Anatomy and Developmental Biology

kao Masatoshi Hagiwara, M.D., Ph.D. Professor btn

Alternative splicing of pre-mRNA generates a highly dynamic human proteome through networks of coordinated splicing events, and is regulated on tissue-specific stage-dependent way. Our goal is to establish a new paradigm on the mechanism of morphogenesis from the view point of mRNA processing regulation. We will also try to find chemical modifiers of mRNA processing, which will be applicable for clinical therapy against malignant tumors, virus infections and neuromuscular diseases caused by aberrant splicing. We welcome enthusiastic young researchers who will challenge to open new fields of biology.

Research and Education

1) Decipherment of splicing code
Alternative splicing events are dynamically regulated in developmental stage-dependent and tissue specific manners, and regulated by ‘splicing code’ made up of loosely defined consensus sequences. To decipher the splicing code, we have developed transgenic alternative splicing reporter systems that enable us to visualize alternative splicing events in living cells.
2) Development of new drugs to cure RNA diseases
There is a growing awareness that misregulations of mRNA processing are causative of many human diseases. We focused on the mRNA splicing process, and have developed compounds that alter the alternative splicing events or even reverse some misregulated splicing events.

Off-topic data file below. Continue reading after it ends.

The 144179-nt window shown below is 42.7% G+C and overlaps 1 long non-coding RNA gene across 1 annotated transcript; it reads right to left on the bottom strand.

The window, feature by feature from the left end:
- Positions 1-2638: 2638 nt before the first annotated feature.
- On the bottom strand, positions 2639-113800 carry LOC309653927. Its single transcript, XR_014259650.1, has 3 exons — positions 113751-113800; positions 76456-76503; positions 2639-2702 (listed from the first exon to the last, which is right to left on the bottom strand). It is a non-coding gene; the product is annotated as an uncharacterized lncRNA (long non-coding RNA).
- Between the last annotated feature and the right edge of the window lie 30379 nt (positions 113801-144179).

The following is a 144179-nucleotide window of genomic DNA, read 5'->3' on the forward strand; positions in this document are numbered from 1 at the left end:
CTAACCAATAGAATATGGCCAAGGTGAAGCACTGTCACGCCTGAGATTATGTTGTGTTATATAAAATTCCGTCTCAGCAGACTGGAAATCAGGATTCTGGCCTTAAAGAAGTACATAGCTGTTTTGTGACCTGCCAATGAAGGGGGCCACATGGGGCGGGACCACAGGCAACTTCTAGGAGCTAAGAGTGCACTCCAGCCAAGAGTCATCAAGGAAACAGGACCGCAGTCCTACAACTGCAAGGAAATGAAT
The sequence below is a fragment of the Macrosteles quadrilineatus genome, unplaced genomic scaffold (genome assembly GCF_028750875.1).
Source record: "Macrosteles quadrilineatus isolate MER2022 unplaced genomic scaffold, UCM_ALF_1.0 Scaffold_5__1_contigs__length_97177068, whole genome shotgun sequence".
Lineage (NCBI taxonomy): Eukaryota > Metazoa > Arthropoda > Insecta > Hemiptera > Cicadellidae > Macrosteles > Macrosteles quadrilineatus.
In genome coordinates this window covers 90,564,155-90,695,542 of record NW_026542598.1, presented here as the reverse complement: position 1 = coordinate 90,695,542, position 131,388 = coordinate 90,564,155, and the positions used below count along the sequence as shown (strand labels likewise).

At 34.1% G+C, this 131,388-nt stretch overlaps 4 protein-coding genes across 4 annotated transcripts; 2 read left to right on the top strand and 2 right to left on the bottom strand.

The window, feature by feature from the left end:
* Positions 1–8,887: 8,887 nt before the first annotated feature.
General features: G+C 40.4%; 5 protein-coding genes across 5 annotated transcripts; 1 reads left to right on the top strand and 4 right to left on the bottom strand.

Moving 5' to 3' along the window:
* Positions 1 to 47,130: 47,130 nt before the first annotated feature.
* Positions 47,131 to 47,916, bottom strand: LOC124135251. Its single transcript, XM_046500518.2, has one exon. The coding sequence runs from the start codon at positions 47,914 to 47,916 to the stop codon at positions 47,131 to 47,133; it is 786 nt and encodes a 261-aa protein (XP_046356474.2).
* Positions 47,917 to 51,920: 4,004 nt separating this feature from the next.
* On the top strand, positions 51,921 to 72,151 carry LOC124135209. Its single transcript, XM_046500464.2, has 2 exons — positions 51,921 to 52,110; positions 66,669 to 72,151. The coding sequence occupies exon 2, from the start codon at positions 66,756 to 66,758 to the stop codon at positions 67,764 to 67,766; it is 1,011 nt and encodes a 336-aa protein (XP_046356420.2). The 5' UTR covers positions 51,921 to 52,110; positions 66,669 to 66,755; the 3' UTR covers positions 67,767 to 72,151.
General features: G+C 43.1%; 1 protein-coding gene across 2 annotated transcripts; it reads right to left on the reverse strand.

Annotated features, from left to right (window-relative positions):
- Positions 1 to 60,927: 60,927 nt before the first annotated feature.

3) Chemical biology
We are one of pioneers of chemical biology field, Chemical biology is one of new and rapidly growing research fields, and we are one of pioneer groups of this field. Using new techniques of chemical biology, we are challenging to develop novel drugs to cure hereditary diseases, cancers, virus infections, and other incurable diseases.
画像1(英語 形態形成)

Recent Publications

  1. Takeuchi A, Iida K, Tsubota T, Hosokawa M, Denawa M, Brown JB, Ninomiya K, Ito M, Kimura H, Abe T, Kiyonari H, Ohno K, and Hagiwara M (2018) Loss of Sfpq causes long-gene transcriptopathy in the brain. Cell Reports. 2018 May 1;23(5):1326-1341. doi: 10.1016/j.celrep.2018.03.141.
  2. Ajiro M, Sakai H, Onogi H, Yamamoto M, Sumi E, Sawada T, Nomura T, Kabashima K, Hosoya T, and Hagiwara M (2018) CDK9 Inhibitor FIT-039 Suppresses Viral Oncogenes E6 and E7 and Has a Therapeutic Effect on HPV-Induced Neoplasia. Clin Cancer Res. 2018 Sep 15;24(18):4518-4528. doi: 10.1158/1078-0432.CCR-17-3119. Epub 2018 Apr 30.
  3. Nakano-Kobayashi A, Awaya T, Kii I, Sumida Y, Okuno, Yoshida S, Sumida T, Inoue H, Hosoya T, and Hagiwara M. (2017) Prenatal neurogenesis induction therapy normalizes brain structure and function in Down syndrome mice. Proc Natl Acad Sci USA. 114(38):10268-10273.
  4. Kii I, Sumida Y, Goto T, Sonamoto R, Okuno Y, Yoshida S, Kato-Sumida T, Koike Y, Abe M, Nonaka Y, Ikura T, Ito N, Shibuya H, Hosoya T, and Hagiwara M. (2016) Selective inhibition of the kinase DYRK1A by targeting its folding process. Nat Commun. 7:11391. doi: 10.1038/ncomms11391.
  5. Yoshida M, Kataoka N, Miyauchi K, Ohe K, Iida K, Yoshida S, Nojima T, Okuno Y, Onogi H, Usui T, Takauchi A, Hosoya T, Suzuki T, and Hagiwara M, (2015) Rectifier of aberrant mRNA splicing recovers tRNA modification in familial dysautonomia. Proc Natl Acad Sci USA. 112(9):2764-2769.

Anatomy and Developmental Biology

Professor: Masatoshi Hagiwara
Associate Professor: Akihide Takeuchi
Assistant Professor: Ryo Kimura, Akiko Kobayashi
Research Assistant Professor: Masayasu Toyomoto, Tomonari Awaya
URL:http://www.anat1dadb.med.kyoto-u.ac.jp/?lang=en